Up top on the press, we do have a pressure adjustment knob. This is found on almost any manual press, meaning a press not hooked up to an air compressor. Those are the automatic ones. Now for air machines, their pressure is perfectly regulated by the air compressor.

But for a normal machine just like this one, we have to tighten and loosen the pressure as needed by turning the knob on the top of the press. Typically, you'll find clockwise motion makes the pressure firmer while counterclockwise loosens it. Righty tighty, lefty loosey – same concept.

Here at the top, we have the control board. This is where you will set the time and temperature settings for the press. Notice that the red lights, here, change as we hit the mode button, allowing us to set the temperature as well as two time settings on this press.

Most presses only have one time setting.

One time for this is for pre-pressing and one is for pressing the actual transfer, or if you're doing a two-step transfer like our foil transfers, you'll put the adhesive down in one step and set the second step to apply the foil.

We are going to set this press up for Goof Proof. We'll go ahead and set it to 365 degrees, three to five seconds for our pre-press.

We'll go with three seconds here and four to six seconds for our application, according to the instructions, so we could set this one right in the middle at five seconds.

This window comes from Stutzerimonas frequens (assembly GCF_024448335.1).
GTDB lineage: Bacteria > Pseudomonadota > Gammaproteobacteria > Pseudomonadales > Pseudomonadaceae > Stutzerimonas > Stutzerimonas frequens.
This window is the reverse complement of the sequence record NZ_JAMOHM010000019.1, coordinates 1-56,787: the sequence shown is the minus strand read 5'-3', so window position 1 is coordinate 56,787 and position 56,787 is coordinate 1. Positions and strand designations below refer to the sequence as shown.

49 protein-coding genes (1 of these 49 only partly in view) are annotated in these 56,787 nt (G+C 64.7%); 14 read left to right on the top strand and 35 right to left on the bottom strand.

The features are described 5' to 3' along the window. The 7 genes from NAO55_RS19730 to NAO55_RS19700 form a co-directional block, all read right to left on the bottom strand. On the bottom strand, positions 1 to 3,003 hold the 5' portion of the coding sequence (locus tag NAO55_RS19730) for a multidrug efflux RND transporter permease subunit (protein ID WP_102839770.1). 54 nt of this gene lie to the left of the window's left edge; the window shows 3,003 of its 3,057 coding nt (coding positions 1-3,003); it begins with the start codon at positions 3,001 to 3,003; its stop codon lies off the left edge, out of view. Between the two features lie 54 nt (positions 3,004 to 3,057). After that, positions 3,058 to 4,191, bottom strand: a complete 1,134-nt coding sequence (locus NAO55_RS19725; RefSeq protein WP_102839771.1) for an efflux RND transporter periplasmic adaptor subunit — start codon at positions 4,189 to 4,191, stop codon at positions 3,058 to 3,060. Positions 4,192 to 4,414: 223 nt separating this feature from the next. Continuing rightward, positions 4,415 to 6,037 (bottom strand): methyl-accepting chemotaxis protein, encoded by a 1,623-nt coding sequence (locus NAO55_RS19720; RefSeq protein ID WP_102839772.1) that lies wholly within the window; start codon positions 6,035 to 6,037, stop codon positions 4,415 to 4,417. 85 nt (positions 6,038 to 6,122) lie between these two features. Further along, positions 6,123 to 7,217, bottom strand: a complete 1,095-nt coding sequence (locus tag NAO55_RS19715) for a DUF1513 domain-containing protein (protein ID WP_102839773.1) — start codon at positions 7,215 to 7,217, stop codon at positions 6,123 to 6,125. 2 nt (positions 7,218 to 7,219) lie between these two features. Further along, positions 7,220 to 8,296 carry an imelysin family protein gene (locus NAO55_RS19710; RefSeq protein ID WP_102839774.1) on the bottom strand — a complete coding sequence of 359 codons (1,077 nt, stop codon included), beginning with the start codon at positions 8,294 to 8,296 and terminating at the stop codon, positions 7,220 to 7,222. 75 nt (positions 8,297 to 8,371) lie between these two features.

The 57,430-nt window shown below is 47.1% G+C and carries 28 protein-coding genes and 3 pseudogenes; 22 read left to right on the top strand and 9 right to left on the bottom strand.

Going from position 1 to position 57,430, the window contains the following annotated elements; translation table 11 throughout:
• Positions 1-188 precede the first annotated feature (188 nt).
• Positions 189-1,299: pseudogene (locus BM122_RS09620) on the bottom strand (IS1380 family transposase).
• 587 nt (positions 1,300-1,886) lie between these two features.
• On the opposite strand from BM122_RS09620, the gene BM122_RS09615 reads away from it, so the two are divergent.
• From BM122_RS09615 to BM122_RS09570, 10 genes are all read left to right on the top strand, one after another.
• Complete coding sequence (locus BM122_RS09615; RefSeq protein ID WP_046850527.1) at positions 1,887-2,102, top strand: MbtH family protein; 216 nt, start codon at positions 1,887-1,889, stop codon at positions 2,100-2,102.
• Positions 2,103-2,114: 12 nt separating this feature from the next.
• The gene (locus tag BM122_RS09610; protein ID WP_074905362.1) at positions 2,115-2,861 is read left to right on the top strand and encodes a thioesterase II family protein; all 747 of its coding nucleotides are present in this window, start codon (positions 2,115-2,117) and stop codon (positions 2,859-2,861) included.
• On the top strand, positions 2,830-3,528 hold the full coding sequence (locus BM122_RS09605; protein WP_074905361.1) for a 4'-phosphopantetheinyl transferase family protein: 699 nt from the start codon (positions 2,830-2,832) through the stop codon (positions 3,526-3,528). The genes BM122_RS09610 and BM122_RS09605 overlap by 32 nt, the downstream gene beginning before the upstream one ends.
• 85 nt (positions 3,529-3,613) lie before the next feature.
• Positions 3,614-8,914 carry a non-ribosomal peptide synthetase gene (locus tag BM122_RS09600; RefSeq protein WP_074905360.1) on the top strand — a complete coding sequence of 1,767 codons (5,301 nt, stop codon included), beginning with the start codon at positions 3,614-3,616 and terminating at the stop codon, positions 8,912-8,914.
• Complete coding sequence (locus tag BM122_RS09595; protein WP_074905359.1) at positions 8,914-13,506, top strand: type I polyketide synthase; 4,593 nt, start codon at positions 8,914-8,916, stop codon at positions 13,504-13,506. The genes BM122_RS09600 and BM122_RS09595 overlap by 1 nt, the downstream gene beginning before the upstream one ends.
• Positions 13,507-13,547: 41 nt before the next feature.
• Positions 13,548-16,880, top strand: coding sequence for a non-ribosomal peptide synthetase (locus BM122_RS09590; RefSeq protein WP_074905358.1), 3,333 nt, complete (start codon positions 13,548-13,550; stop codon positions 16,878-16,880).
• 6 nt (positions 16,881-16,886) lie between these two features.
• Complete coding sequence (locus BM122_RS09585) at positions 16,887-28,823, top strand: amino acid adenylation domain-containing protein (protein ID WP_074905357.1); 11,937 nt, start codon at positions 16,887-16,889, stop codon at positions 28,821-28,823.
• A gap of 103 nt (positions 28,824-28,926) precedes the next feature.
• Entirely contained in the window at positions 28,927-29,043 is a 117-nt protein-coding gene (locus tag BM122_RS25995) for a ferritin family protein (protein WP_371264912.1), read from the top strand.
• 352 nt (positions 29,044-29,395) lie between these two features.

As we go to press the shirt, you'll see that I'm able to open it up and fit the shirt all the way over the platen. This way, only one layer of the garment is on the press at a time. We call this threading the platen. This is made possible by the extra piece of equipment here underneath our press called the Heat Press Caddie Stand. It's on wheels and it gives you some mobility with your press, but it does take up a little bit more room than if you were just setting this on a counter.

Luckily, we also have the Counter Caddie Stand, which is going to lift it up off the counter and give you that full threadability on your press. You could also get some nice shelves for the press as well, called our Caddie Shelves. They attach very easily right to the Caddie Stand.

As I press this shirt, there are three elements all coming together to make this transfer come off the sheet of paper and stick to the shirt itself. We call these three things the heat press trinity – they’re time, temperature and pressure.

The heat causes the adhesive to activate and the ink to liquefy. The pressure makes the ink melt directly into the fibers of the garment where it'll cure and permanently adhere. Last, but not least, is time because different adhesives take different amounts of time to do what they need to do.

Too much or too little of any of these three things can cause a transfer not to press correctly.

And that's it. I hope that you guys learned everything you can about a heat press here today. While you may not have this exact model of the Hotronix Auto Clamshell press, the same principles will apply to almost any heat press out on the market.

Just check the instructions that came with your press to see exactly how you set your time, temperature and pressure.

But until next time, I'm Dave. Happy pressing!